7 Reasons Electrical Enclosure Cooling Is Necessary

7_Reasons_Electrical_Enclosure_Cooling_Is_Necessary

The use of electrical enclosure cooling systems has grown exponentially in the last few decades. Reasons for this growth include higher cabinet heat loads and the use of more sophisticated electrical drives and equipment. Concurrently, there has been a desire to reduce costs and this has led to the placement of electrical enclosures closer to the plant and equipment, thus exposing these enclosures to harsher environments.

History of Enclosure Cooling

Traditionally, electrical enclosures were naturally ventilated and it was relatively rare to even see fan-assisted cooling. Inevitably, many enclosures operated at elevated temperatures, but prevailing attitudes were that this was acceptable. These views slowly changed as PLCs, variable speed drives, and similar equipment became more common and maintenance staff began to experience output variability, nuisance tripping, and the unexpected failure of electrical equipment.

The reasons were eventually linked to high enclosure temperatures, and this gradually led to the widespread application of enclosure cooling systems. Initially, interest focused on the use of cooling fans but, as it became apparent that fans were of limited benefit in higher ambient temperatures or dusty environments, enclosure designers began to specify enclosure air conditioning.

Here are seven important reasons why enclosure cooling has become so necessary.

Reasons for Enclosure Cooling

Although there are many factors why enclosure cooling is specified, some are related to unique, site-specific needs. However, the most consistent and common reasons are:

  1. Control maximum enclosure temperature: Unlike traditional electro-mechanical components, power electronic devices such as variable speed drives have relatively low maximum operating temperatures. Few devices can be used above 120 °F, and there are many drives that are limited to 105 °F. Yet summer temperatures in U.S. can exceed 105 °F, and many areas get pretty close to 120 °F.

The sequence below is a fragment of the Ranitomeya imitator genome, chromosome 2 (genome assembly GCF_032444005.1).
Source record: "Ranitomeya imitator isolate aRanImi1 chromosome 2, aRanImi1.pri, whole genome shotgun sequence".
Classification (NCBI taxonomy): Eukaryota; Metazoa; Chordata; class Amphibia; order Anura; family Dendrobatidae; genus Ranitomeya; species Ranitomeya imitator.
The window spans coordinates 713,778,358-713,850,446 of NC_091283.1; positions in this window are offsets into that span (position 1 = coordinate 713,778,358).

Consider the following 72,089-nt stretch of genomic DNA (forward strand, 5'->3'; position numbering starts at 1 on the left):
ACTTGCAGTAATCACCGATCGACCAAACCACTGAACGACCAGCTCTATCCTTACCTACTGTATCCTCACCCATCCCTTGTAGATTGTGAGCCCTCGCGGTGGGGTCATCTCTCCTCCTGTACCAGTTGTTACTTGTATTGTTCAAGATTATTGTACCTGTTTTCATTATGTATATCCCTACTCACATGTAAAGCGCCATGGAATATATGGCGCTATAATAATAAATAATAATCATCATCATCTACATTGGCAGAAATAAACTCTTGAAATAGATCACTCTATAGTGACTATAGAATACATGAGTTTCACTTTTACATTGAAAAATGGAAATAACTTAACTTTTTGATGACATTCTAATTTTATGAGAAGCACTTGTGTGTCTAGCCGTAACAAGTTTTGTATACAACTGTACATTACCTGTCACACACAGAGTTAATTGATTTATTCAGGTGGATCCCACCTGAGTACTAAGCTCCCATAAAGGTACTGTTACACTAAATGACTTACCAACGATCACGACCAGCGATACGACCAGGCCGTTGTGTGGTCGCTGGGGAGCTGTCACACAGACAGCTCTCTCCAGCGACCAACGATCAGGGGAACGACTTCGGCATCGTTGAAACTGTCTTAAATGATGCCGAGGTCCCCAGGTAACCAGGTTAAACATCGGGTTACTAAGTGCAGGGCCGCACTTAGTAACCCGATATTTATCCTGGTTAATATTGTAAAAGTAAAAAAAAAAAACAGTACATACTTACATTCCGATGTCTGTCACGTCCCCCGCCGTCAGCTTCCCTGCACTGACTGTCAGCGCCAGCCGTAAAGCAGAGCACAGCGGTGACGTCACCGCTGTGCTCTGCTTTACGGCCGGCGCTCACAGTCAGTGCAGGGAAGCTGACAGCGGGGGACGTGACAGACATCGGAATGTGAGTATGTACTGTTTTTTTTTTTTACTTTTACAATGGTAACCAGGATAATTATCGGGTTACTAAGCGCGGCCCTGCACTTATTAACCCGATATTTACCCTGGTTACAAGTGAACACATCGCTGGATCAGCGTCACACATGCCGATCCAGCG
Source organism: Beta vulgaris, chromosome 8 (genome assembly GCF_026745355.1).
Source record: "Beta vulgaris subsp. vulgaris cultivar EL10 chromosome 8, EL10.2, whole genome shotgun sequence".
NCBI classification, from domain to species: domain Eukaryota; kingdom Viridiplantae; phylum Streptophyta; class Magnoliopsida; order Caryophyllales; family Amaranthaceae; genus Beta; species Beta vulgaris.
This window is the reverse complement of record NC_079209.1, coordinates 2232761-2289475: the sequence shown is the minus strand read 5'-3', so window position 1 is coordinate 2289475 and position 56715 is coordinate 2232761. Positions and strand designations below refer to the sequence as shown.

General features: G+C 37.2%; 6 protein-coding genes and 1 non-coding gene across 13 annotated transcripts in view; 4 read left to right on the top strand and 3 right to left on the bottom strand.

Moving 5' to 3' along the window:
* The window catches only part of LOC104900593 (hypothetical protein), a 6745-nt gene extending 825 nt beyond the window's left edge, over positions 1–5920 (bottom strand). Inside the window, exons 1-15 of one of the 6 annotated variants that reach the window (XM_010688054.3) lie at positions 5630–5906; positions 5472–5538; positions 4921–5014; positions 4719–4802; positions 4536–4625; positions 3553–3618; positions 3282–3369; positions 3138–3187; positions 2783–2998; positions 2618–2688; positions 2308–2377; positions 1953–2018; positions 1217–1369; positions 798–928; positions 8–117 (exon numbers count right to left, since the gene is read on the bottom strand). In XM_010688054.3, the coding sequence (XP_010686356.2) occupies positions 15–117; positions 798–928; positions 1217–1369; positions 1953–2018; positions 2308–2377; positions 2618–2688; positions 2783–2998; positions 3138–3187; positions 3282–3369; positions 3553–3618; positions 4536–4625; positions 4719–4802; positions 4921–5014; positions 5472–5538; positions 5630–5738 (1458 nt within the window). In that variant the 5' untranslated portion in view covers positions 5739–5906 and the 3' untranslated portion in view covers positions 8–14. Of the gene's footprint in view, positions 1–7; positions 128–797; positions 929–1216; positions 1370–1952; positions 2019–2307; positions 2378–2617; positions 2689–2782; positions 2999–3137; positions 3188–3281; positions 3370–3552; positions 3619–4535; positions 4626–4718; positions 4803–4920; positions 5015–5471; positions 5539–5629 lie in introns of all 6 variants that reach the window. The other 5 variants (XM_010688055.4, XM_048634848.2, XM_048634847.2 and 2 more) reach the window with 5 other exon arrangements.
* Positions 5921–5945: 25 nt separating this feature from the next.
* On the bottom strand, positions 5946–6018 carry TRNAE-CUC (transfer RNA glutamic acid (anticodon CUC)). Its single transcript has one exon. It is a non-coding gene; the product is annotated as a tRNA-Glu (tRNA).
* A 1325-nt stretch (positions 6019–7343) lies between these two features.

2. Keep out dirt and debris: Enclosures need to be sealed against the entry of dirt, dust, and fibers that coat surfaces and cause contamination and temperature rise. This precludes the use of natural ventilation or fans and enclosure cooling with an air conditioner or air to air heat exchanger is required.
  3. Prevent entry of corrosive vapors: Similarly, corrosive vapors and gases need to be excluded as they damage and corrode copper components. This is especially an issue in coastal areas.
  4. Prevent water entry: In food manufacturing, equipment needs to be frequently washed down and enclosures must be sealed to resist high pressure water sprays.
  5. Extend component life: It’s a well-known fact that the life of electrical equipment is halved for every 20 °F increase in temperature. VFDs, PLCs, and similar equipment usually have relatively low maximum operating temperatures and operating such equipment close to or above its design temperature reduces equipment life.
  6. Prevent malfunction due to overheating: PLCs, industrial controllers, and drives are designed to operate within tight parameters. If allowed to operate above their recommended temperature, output variability that affects device stability leading to equipment malfunction can be expected.
  7. Remove excessive heat: The heat load of modern electrical enclosures is much higher than in the past. In part, this is due to the proliferation of electronic drives that generate a substantial amount of heat. For example, a 50 horsepower drive generates nearly 1,500 watts of heat that has to be removed from the enclosure.

Enclosure Cooling Improves Reliability

Although specifying enclosure cooling adds to the initial cost of an electrical enclosure, long term operational costs are likely to be significantly lower because the equipment inside the enclosure will be operating at a temperature that’s within the manufacturer’s specifications. This will enhance reliability and reduce the incidence of premature failure.

If you want to better understand why enclosure cooling is necessary, contact Thermal Edge’s technical experts who will demonstrate how enclosure cooling can reduce your costs.